The brief is written in a persuasive style designed to accentuate the appellant’s arguments while addressing and providing counterpoints to anticipated positions of the appellee. At the court of appeals level, there are limits in terms of the length of the brief, and the style of the brief is highly regulated. The rules must be followed to the T in terms of font selection, spacing, word count, form, and style.

4. When do I get my “day in court”?

This is one area in which the state appellate courts and their federal counterparts differ greatly. In North Carolina, the parties can request oral arguments or submit their cases solely upon the briefs. In either event, it is the court that makes the final determination as to whether the matter needs to be heard at oral argument or whether the briefs will be sufficient. At the federal level, if either party requests oral arguments, then oral arguments will be held.

The hearings are open to the public. The lawyers are seated at their respective tables. The appellant always goes first, followed by the appellee, then, if they have reserved the time, the appellant is allowed a rebuttal. There is a strict time limit for each side. The lawyers are prepared to argue for their full time, but rarely do they get far into their scripted remarks before the panel of judges (usually three judges at the court of appeals level) begin firing questions at the lawyer.

The lawyer is expected to respond with sound legal arguments, supporting case or statutory citations and must know the cases well enough to respond to questions about the cases cited in the brief. The judges, who have read the briefs and often undertaken their own research, generally use the lawyers as foils to engage in a debate with the other judges on the topic. Preparation is key to a successful oral argument.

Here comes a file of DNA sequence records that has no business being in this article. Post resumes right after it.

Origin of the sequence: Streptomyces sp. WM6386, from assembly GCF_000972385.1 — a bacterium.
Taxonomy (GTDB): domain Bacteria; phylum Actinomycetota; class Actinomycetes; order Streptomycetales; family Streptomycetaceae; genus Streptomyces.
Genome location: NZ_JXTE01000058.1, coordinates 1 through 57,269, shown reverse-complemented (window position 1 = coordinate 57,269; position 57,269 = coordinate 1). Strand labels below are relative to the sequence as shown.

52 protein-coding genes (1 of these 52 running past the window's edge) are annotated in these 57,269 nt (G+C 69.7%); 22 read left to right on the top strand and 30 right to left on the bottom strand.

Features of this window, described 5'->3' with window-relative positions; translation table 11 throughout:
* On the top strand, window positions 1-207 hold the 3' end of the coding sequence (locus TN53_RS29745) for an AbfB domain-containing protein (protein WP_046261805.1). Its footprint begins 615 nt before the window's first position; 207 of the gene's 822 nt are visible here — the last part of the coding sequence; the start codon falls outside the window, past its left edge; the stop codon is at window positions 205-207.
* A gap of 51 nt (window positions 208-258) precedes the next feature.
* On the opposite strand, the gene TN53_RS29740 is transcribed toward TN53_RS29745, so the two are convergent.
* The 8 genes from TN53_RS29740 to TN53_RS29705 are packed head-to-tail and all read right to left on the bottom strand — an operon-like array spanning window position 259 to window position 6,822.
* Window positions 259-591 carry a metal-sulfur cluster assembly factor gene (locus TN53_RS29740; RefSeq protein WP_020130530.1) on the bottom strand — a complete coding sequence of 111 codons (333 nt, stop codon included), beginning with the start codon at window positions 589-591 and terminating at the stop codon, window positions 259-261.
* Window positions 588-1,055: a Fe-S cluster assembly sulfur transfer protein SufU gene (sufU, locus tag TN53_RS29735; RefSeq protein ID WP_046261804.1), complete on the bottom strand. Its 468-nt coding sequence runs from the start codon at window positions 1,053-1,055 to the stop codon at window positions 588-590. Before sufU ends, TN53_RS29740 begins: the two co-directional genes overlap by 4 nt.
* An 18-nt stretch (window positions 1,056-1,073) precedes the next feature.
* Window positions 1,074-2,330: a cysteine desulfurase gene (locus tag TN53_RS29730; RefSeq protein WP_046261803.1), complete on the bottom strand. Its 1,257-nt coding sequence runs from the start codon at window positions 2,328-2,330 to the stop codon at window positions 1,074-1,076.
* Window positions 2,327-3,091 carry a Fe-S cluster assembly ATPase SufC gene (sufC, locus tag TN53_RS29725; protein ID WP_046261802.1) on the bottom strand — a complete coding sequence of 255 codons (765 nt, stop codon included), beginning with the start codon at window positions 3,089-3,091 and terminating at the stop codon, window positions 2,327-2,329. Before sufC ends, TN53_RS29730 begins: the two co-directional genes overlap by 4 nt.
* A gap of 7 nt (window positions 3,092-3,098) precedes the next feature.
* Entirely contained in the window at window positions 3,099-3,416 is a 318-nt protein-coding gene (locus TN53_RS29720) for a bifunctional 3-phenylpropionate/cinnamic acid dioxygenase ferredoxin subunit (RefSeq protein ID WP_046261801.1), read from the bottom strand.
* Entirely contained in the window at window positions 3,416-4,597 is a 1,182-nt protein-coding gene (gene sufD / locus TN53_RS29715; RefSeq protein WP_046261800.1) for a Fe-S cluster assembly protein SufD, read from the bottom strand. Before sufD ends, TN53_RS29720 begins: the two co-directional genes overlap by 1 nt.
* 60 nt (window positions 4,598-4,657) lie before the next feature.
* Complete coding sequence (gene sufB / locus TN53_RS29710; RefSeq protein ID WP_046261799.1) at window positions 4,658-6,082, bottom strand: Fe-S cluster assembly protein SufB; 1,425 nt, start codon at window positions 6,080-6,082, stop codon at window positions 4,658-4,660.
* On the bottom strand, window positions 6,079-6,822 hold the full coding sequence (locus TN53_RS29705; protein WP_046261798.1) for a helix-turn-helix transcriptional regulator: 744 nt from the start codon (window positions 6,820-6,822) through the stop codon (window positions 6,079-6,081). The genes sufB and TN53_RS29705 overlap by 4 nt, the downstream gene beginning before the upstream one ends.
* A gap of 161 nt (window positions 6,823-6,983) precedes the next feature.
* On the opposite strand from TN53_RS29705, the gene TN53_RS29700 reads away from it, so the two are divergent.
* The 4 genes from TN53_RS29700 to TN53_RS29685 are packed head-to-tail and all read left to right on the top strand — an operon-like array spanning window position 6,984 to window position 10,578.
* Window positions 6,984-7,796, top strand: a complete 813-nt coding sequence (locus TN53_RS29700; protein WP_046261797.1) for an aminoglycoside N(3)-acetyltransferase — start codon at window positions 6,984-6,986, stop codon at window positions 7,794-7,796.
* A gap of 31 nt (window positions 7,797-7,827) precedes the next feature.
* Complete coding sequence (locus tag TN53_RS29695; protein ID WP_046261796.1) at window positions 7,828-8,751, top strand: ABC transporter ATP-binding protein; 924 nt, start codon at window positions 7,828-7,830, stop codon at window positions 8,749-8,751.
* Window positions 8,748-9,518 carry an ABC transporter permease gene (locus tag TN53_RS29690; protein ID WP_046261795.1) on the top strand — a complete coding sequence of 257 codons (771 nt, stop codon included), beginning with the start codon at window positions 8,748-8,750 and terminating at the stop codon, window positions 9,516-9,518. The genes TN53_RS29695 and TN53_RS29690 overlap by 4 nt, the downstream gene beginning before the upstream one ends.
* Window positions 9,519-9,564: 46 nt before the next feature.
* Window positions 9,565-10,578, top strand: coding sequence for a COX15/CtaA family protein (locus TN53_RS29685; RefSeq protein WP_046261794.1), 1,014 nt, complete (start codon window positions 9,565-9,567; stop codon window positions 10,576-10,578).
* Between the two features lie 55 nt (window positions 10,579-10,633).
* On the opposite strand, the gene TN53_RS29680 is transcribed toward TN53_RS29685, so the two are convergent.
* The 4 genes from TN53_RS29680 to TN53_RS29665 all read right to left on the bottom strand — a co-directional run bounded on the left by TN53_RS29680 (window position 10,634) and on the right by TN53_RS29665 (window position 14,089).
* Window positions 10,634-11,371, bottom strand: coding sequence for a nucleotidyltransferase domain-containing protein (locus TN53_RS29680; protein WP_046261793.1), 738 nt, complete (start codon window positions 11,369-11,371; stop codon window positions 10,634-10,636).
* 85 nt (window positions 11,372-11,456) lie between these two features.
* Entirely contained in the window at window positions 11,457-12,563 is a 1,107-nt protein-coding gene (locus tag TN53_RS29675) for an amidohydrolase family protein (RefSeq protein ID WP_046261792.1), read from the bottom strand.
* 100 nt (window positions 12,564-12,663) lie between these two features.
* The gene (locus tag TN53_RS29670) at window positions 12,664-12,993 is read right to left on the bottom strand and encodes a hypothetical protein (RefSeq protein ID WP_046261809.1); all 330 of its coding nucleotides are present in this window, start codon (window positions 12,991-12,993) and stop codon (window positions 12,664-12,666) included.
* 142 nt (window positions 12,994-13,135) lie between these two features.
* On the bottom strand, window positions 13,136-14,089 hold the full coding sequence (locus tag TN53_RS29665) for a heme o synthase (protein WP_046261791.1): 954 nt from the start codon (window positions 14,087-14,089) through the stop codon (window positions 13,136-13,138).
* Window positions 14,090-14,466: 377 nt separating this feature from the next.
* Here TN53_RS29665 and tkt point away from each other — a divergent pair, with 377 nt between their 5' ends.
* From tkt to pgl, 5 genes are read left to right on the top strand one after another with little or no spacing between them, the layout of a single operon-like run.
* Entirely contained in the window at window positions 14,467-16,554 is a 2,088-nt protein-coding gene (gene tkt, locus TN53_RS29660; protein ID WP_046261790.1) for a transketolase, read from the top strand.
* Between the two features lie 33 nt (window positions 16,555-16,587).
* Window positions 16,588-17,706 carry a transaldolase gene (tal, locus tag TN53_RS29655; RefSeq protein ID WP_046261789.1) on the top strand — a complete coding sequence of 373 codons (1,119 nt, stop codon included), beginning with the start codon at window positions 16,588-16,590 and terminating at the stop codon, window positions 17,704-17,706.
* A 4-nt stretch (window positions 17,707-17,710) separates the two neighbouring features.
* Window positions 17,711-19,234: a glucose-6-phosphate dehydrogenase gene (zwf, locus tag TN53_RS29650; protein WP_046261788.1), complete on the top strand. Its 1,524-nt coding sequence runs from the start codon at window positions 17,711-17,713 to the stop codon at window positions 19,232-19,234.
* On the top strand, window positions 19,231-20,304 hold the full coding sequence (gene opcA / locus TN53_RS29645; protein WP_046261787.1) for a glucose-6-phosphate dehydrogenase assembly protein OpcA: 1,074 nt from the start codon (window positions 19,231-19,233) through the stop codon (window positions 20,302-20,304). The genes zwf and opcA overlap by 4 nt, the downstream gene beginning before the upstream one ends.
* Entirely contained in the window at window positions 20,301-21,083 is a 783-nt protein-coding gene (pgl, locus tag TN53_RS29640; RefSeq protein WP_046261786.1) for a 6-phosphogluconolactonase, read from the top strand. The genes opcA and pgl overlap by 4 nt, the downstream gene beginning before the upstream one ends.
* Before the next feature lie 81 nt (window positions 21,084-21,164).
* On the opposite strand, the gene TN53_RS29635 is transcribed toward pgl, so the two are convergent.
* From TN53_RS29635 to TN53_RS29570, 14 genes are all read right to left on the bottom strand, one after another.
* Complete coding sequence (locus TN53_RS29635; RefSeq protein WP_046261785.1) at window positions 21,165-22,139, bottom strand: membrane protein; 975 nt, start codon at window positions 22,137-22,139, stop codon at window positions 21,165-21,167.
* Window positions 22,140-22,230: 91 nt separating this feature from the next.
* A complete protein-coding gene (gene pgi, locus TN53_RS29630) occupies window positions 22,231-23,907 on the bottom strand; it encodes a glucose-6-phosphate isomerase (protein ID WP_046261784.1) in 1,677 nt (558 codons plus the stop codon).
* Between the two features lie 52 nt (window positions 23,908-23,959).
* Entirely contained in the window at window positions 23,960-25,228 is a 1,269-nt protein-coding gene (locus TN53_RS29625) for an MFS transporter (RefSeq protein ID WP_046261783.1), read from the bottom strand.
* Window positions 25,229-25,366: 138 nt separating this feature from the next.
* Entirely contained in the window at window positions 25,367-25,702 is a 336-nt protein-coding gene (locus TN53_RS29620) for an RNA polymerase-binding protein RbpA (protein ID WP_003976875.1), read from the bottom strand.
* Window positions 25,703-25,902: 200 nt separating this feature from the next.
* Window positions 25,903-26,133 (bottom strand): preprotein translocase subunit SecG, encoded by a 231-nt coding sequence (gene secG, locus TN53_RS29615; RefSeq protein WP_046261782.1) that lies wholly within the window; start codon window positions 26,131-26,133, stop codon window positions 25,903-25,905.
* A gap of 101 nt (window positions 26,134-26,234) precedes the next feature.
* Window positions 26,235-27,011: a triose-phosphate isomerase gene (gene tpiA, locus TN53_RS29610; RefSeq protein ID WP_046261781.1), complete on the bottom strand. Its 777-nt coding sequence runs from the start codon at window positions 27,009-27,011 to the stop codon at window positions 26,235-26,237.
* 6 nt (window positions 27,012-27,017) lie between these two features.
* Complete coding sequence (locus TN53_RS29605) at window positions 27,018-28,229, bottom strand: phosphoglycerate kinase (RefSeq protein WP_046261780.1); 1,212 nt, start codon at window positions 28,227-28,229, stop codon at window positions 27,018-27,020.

5. Why are appeals so expensive?

For a lawyer, the appellate process is an incredibly exacting science. Even if the lawyer handled the underlying case at the trial court level, the process of amassing the record, of drafting the brief and of preparing for oral argument takes many hours. It is not a process that can be taken lightly or given short shrift. For this reason, it is important for the client to understand going in that electing to undertake an appeal means a serious financial commitment to the case.

6. When should an appeal be taken?

This answer is relatively easy – when you believe the trial court made a clear error and the principle of the case (or at times the “principal”) of the case makes the expenditure of the economic resources acceptable in the client’s mind.

7. Does an appeal protect me from having a judgment collected?

No. Just because you file a notice of appeal does not mean the sheriff will not come knocking to collect. If the appellant faces a money judgment, in order to stop the execution process, the appellant must post a surety bond sufficient to cover the judgment. If the appeal is successful, the appellant can recover the funds. If the appeal is not successful, the appellee can satisfy the judgment from the bond.

If you are involved in appealing a case, the experienced NC lawyers at Hannah Sheridan & Cochran, LLP, are ready to assist you. Please contact us at 919-859-6840 to review your circumstances.



North Carolina Court of Appeals

Supreme Court of North Carolina

Fourth Circuit Court of Appeals

United States Supreme Court


North Carolina Style Manual